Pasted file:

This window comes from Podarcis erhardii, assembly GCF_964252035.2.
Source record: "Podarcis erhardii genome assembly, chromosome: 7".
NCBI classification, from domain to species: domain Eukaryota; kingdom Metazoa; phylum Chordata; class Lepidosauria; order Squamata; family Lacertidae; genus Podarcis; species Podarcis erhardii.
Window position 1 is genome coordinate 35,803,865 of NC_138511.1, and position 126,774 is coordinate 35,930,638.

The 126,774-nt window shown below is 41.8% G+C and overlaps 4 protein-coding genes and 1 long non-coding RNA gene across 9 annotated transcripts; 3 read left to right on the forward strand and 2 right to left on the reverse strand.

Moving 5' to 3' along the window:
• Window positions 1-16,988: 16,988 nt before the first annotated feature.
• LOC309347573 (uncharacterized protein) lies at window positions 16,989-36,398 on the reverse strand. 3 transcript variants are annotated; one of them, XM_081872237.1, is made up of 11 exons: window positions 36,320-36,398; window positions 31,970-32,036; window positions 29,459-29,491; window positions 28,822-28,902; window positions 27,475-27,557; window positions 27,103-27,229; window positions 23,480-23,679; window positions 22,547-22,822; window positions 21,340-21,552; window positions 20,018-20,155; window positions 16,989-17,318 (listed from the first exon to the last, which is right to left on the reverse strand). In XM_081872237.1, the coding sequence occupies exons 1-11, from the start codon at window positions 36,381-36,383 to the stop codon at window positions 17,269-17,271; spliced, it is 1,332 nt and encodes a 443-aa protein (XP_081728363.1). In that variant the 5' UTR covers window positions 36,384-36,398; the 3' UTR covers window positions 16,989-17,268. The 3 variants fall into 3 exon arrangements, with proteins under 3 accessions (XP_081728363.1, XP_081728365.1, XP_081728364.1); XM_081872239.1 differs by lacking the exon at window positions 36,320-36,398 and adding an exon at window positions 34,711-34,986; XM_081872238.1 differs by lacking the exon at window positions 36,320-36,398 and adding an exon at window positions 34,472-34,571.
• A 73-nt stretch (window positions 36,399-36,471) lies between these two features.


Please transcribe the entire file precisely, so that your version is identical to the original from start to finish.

This window comes from Podarcis erhardii, assembly GCF_964252035.2.
Source record: "Podarcis erhardii genome assembly, chromosome: 7".
NCBI classification, from domain to species: domain Eukaryota; kingdom Metazoa; phylum Chordata; class Lepidosauria; order Squamata; family Lacertidae; genus Podarcis; species Podarcis erhardii.
Window position 1 is genome coordinate 35,803,865 of NC_138511.1, and position 126,774 is coordinate 35,930,638.

The 126,774-nt window shown below is 41.8% G+C and overlaps 4 protein-coding genes and 1 long non-coding RNA gene across 9 annotated transcripts; 3 read left to right on the forward strand and 2 right to left on the reverse strand.

Moving 5' to 3' along the window:
• Window positions 1-16,988: 16,988 nt before the first annotated feature.
• LOC309347573 (uncharacterized protein) lies at window positions 16,989-36,398 on the reverse strand. 3 transcript variants are annotated; one of them, XM_081872237.1, is made up of 11 exons: window positions 36,320-36,398; window positions 31,970-32,036; window positions 29,459-29,491; window positions 28,822-28,902; window positions 27,475-27,557; window positions 27,103-27,229; window positions 23,480-23,679; window positions 22,547-22,822; window positions 21,340-21,552; window positions 20,018-20,155; window positions 16,989-17,318 (listed from the first exon to the last, which is right to left on the reverse strand). In XM_081872237.1, the coding sequence occupies exons 1-11, from the start codon at window positions 36,381-36,383 to the stop codon at window positions 17,269-17,271; spliced, it is 1,332 nt and encodes a 443-aa protein (XP_081728363.1). In that variant the 5' UTR covers window positions 36,384-36,398; the 3' UTR covers window positions 16,989-17,268. The 3 variants fall into 3 exon arrangements, with proteins under 3 accessions (XP_081728363.1, XP_081728365.1, XP_081728364.1); XM_081872239.1 differs by lacking the exon at window positions 36,320-36,398 and adding an exon at window positions 34,711-34,986; XM_081872238.1 differs by lacking the exon at window positions 36,320-36,398 and adding an exon at window positions 34,472-34,571.
• A 73-nt stretch (window positions 36,399-36,471) lies between these two features.